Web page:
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megan,
I agree regarding Eric and the M.52; he was very bitter about it. It was not professional for the factual inaccuracies to which you refer to be presented in that book.

Quemerford,
Your references to the B-52 monograph errors are also in a different category to to those in Graham's book so my comment was not aimed at you.

Blackfriar,
I am afraid that I am from far a distant, pre-emoji generation! I don't use them and don't actually look at them when people send them to me. Therefore, they communicate nothing to me. But, now that I know that some do use them as part of their communication, in future I will! I am, perhaps, one of the worst grammar pedants around and I agree with your desire for accuracy. However, I do accept that proof reading/editorial mistakes do happen. Thread creep here but in the last issue of 'High Life', the BA passenger magazine, there was an article written by one of their FOs that said that they have aircraft in their fleet up to a maximum weight of, from memory, 686,000 tonnes!

india four two,
As Graham is a well respected personal friend, I just felt that, for me, your humour was somewhat inappropriate and insensitive. It sounds like that may be just a personal issue for me.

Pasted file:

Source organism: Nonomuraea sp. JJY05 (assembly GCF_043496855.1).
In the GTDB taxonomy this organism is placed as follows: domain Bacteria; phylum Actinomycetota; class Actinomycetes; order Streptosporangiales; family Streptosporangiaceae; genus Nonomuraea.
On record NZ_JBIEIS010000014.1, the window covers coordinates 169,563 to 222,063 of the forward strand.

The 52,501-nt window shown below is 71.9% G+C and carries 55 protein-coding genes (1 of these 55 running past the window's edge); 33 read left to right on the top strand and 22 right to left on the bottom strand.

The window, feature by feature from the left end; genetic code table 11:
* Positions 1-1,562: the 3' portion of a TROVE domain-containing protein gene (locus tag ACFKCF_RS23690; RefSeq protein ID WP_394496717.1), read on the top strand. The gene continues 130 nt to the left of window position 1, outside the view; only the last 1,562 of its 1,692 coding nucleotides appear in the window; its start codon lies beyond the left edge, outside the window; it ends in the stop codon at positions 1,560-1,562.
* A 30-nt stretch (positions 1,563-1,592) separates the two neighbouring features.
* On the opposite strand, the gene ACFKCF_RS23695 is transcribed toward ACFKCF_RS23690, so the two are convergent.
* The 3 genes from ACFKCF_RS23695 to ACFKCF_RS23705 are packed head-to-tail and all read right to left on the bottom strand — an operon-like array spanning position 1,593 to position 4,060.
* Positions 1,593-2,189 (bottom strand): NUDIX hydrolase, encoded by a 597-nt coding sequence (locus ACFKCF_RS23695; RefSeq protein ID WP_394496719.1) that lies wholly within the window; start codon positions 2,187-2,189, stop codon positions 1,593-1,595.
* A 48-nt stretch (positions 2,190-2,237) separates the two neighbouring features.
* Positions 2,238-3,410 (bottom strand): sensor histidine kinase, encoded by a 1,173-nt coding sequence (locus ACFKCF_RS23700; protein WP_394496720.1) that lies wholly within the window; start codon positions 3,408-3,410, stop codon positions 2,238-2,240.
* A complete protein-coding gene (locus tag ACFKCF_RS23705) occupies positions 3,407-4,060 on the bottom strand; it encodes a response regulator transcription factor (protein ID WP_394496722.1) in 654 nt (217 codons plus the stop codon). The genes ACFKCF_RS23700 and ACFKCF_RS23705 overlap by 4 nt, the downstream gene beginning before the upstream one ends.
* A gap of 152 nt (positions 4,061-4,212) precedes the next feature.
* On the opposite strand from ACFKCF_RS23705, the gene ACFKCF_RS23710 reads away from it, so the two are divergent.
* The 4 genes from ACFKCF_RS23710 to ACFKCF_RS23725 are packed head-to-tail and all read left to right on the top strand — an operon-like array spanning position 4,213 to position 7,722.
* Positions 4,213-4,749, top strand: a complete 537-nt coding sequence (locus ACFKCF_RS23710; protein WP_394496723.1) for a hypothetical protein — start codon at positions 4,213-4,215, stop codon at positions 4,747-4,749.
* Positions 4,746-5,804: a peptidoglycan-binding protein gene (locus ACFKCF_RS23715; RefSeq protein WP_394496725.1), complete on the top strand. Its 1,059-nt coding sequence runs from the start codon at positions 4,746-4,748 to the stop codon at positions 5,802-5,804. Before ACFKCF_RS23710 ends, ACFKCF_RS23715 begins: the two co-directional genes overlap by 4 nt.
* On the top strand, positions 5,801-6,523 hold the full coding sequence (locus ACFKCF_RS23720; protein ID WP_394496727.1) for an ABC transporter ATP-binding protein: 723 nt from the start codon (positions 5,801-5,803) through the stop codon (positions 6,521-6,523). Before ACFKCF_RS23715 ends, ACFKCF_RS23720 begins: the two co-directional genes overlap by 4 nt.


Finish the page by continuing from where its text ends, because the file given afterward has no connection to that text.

Rgds

L





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Old 10th Aug 2019, 14:17
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Originally Posted by LOMCEVAK View Post
Thread creep here but in the last issue of 'High Life', the BA passenger magazine, there was an article written by one of their FOs that said that they have aircraft in their fleet up to a maximum weight of, from memory, 686,000 tonnes!
I suspect that one is an editorial fluff-up; not understanding what '686.00' (or 686.000) tonnes meant possibly. It's like the similar misuse of 'knots per hour' for speed and 'bars' for pressure.
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Old 14th Aug 2019, 21:22
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Not alone, L. I have enjoyed a warm correspondence with Graham Pitchfork over a number of years.
I have always found him helpful and knowledgeable. For my part, on such acquaintance, I'd call him a friend.

Hercules/rotary is a blunder no doubt, which editing should have picked up.
It's not the only one I've spotted, others seemingly scan errors.

One, eg, (also a Ch intro) says "no hard experience" in relation to the Whispering Death myth - plainly a ts error for "no hard evidence".
Grub Street edit thoroughness/expertise on proof check seems to have been lacking, in my view.

Still, it is a fine book, entirely horse's mouth from Beaufighter aircrew, direct to Graham in almost all cases.
Sought and collected by him as Aircrew Association archivist from the early 2000's, direct from Assn members
(bar Dennis Spencer's chapter and Sutherland Brown's chapter, both duly & fully acknowledged).

Shot Down and in the Drink
Shot Down and on the Run
Missing Believed Killed
Men Behind the Medals (two volumes)
Airmen Behind the Medals